For The Dones

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In the coming days, I plan to release a new Kindle edition of a book I wrote a few years ago. My new title is Done With Church: A Guide to Following Jesus Outside of Organized Religion.

OK, OK … I can see the question marks over your heads and above your puzzled brows. Am I encouraging people to leave the church? Am I advocating for the decline of local congregations?

No, absolutely not. If I were urging people to leave the church, I would be — literally — biting the hand that feeds me!

Instead, I am trying to encourage and comfort the large numbers of people across the country who have left church out of disillusionment. A sociologist recently published an article in Christianity Today in which he dubbed these people, “The Dones,” because they are done with church. According to the article, these Dones were highly active in their churches and didn’t want to leave, but felt stifled and disappointed by church structure. They dropped out, and have no plans to return.

I’ve met lots of people like this in my ministry. The reasons for leaving range from disappointment with church leaders to no longer believing church doctrine to perceiving the church is anti-gay or anti-female. Lots of people have been hurt by the church, and they are understandably reluctant to return.

In my book, I speak directly to the Dones. I acknowledge their pain and frustration, and admit that I have felt it myself. I don’t try to “win them back” to the church. Instead, I offer them a new way forward, a path that creates authentic community in a smaller setting, focused on the things that really matter.

The truth is being a member of a denominational church in a traditional church building is only one way to be a faithful follower of Jesus. There are other ways to follow Jesus, and I have seen a lot of these ways in my life. For example, I have met people who live in intentional Christian community together, or who gather for prayer and conversation on weekday evenings in bars. They do “church” in a different way, but it’s still “church.”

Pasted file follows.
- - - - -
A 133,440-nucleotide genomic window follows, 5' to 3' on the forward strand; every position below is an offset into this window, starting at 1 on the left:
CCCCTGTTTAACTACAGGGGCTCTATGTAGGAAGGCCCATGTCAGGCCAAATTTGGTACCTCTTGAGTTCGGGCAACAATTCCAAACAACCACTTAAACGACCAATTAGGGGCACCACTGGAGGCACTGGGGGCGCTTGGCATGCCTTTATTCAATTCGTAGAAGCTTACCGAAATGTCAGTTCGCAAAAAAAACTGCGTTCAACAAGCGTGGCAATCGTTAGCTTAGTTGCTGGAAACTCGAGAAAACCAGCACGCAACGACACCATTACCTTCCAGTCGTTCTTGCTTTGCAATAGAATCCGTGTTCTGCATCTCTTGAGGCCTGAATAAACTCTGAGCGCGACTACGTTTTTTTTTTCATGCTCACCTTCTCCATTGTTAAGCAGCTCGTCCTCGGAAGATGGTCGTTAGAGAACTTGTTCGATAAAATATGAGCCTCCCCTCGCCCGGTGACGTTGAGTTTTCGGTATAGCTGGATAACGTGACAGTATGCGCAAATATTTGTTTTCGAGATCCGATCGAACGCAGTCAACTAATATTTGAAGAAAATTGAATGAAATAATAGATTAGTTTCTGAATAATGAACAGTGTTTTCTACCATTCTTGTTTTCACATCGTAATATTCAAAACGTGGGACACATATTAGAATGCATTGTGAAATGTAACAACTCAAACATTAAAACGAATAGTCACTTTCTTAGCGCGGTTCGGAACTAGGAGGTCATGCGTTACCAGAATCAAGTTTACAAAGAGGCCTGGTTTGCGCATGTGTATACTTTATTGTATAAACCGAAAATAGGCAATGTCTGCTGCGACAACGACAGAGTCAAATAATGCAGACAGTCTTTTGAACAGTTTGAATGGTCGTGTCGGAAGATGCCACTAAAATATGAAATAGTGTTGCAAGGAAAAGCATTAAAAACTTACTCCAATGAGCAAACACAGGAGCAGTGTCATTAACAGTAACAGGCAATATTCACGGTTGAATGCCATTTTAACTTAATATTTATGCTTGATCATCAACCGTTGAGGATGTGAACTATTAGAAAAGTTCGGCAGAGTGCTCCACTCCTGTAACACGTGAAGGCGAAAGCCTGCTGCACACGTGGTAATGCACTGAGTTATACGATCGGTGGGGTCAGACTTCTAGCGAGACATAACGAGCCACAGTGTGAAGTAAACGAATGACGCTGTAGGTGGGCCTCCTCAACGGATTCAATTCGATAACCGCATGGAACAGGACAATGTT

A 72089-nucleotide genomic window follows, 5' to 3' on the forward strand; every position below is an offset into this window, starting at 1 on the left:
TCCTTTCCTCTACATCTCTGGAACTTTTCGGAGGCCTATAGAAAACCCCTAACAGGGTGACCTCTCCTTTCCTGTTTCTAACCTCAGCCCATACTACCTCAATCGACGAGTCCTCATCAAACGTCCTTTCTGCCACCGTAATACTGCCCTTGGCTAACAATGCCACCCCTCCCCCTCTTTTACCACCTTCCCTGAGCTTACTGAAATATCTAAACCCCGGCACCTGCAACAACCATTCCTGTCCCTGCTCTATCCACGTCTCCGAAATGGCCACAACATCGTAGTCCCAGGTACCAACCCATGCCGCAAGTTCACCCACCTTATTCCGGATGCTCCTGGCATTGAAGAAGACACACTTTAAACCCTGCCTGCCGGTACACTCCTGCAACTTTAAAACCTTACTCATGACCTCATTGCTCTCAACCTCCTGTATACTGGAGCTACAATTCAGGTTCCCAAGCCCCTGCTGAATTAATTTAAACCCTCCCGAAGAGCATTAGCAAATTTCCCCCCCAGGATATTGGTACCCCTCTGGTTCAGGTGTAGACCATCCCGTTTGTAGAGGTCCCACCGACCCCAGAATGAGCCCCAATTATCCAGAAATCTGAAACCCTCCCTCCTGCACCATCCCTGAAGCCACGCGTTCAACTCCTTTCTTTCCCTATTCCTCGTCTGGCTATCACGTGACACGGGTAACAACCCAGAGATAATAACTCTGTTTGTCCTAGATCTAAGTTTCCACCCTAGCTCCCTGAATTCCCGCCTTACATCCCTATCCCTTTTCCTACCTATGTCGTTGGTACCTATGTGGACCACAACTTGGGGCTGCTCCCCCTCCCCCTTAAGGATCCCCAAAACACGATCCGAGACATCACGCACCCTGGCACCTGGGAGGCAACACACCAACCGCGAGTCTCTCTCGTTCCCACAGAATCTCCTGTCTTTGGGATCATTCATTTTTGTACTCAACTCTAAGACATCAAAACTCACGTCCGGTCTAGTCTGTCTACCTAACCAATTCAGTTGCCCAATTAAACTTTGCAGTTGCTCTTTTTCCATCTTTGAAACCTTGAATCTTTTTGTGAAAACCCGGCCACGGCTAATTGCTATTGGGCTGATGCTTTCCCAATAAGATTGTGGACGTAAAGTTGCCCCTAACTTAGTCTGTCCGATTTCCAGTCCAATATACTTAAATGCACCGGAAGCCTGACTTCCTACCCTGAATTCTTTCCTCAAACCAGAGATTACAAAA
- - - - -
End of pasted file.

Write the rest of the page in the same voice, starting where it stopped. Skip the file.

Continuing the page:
The only way you can’t be an effective follower of Jesus, however, is BY YOURSELF. You can’t walk this journey of faith alone. That’s why my book advocates a relationship-based approach to following Jesus. You can’t be a “Lone Ranger Christian.”

I understand why some people are done with church, I really do. I still hold out hope for the institutional model; I think the way we do church still has value and meaning.

But we must keep in mind that the way we do church is not meaningful to everyone.

After I wrote the first edition of the book several years ago, I was contacted by someone who was a teenager at one of my first churches. She sent me a message on Facebook after reading the book, part of which read:

“I wanted you to know that I purchased your book a little while back but hadn't had the time to really read it. Last week I just felt like I need some perspective or reassurance or something so I picked up and read it! After the first 5 pages I felt like you wrote this book for ME and for this moment in time. I ended up highlighting quite a few paragraphs while I read. It really did banish guilt and gave me a bright and new perspective. I'm still figuring out what direction I want to take things as a whole but I'm definitely a huge step closer. I really want to thank you for writing this book. It spoke to me in a way I really needed in the here and now.”

That’s why I wrote the book. It may not be for you, it’s for the Dones. If you know any, point them to my book … coming soon.